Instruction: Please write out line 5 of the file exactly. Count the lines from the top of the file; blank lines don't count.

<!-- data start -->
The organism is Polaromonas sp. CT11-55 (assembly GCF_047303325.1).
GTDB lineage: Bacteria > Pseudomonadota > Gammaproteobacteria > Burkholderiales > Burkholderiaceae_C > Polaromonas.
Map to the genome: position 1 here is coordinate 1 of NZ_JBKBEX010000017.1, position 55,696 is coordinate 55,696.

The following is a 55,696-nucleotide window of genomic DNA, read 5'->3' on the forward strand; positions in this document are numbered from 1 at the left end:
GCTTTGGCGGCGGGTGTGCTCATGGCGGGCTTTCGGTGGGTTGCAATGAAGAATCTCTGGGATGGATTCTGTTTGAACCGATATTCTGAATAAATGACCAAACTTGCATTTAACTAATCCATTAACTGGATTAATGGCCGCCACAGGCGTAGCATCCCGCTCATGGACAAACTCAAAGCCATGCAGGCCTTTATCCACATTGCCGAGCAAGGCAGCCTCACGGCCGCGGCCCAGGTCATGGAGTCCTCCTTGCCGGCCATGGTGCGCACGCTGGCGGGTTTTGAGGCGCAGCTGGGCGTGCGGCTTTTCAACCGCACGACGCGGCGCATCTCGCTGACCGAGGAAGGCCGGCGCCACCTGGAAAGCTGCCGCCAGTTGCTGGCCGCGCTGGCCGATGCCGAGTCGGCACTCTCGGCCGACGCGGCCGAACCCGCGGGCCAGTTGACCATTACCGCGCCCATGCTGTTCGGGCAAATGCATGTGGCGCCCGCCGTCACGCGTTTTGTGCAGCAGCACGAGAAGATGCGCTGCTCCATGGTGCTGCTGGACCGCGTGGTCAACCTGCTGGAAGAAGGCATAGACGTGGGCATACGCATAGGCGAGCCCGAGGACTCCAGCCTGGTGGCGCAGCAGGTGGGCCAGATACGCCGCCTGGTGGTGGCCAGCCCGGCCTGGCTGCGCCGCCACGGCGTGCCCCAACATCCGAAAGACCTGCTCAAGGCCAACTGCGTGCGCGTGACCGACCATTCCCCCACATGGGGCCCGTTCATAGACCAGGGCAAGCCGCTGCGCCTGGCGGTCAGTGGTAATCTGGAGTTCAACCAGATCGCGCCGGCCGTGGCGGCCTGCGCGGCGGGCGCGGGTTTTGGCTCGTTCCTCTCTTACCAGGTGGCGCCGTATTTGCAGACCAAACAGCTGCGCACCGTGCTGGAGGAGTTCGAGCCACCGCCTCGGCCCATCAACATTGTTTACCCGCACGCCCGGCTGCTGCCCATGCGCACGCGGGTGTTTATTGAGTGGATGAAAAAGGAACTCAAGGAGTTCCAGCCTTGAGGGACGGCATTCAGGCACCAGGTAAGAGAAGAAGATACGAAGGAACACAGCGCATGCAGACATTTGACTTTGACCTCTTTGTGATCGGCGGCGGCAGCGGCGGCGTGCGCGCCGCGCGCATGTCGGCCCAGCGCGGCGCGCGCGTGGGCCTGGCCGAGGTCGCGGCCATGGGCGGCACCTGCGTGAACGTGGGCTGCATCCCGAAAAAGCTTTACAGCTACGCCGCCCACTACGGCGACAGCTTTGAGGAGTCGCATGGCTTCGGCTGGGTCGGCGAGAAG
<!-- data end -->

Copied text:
GCTTTGGCGGCGGGTGTGCTCATGGCGGGCTTTCGGTGGGTTGCAATGAAGAATCTCTGGGATGGATTCTGTTTGAACCGATATTCTGAATAAATGACCAAACTTGCATTTAACTAATCCATTAACTGGATTAATGGCCGCCACAGGCGTAGCATCCCGCTCATGGACAAACTCAAAGCCATGCAGGCCTTTATCCACATTGCCGAGCAAGGCAGCCTCACGGCCGCGGCCCAGGTCATGGAGTCCTCCTTGCCGGCCATGGTGCGCACGCTGGCGGGTTTTGAGGCGCAGCTGGGCGTGCGGCTTTTCAACCGCACGACGCGGCGCATCTCGCTGACCGAGGAAGGCCGGCGCCACCTGGAAAGCTGCCGCCAGTTGCTGGCCGCGCTGGCCGATGCCGAGTCGGCACTCTCGGCCGACGCGGCCGAACCCGCGGGCCAGTTGACCATTACCGCGCCCATGCTGTTCGGGCAAATGCATGTGGCGCCCGCCGTCACGCGTTTTGTGCAGCAGCACGAGAAGATGCGCTGCTCCATGGTGCTGCTGGACCGCGTGGTCAACCTGCTGGAAGAAGGCATAGACGTGGGCATACGCATAGGCGAGCCCGAGGACTCCAGCCTGGTGGCGCAGCAGGTGGGCCAGATACGCCGCCTGGTGGTGGCCAGCCCGGCCTGGCTGCGCCGCCACGGCGTGCCCCAACATCCGAAAGACCTGCTCAAGGCCAACTGCGTGCGCGTGACCGACCATTCCCCCACATGGGGCCCGTTCATAGACCAGGGCAAGCCGCTGCGCCTGGCGGTCAGTGGTAATCTGGAGTTCAACCAGATCGCGCCGGCCGTGGCGGCCTGCGCGGCGGGCGCGGGTTTTGGCTCGTTCCTCTCTTACCAGGTGGCGCCGTATTTGCAGACCAAACAGCTGCGCACCGTGCTGGAGGAGTTCGAGCCACCGCCTCGGCCCATCAACATTGTTTACCCGCACGCCCGGCTGCTGCCCATGCGCACGCGGGTGTTTATTGAGTGGATGAAAAAGGAACTCAAGGAGTTCCAGCCTTGAGGGACGGCATTCAGGCACCAGGTAAGAGAAGAAGATACGAAGGAACACAGCGCATGCAGACATTTGACTTTGACCTCTTTGTGATCGGCGGCGGCAGCGGCGGCGTGCGCGCCGCGCGCATGTCGGCCCAGCGCGGCGCGCGCGTGGGCCTGGCCGAGGTCGCGGCCATGGGCGGCACCTGCGTGAACGTGGGCTGCATCCCGAAAAAGCTTTACAGCTACGCCGCCCACTACGGCGACAGCTTTGAGGAGTCGCATGGCTTCGGCTGGGTCGGCGAGAAG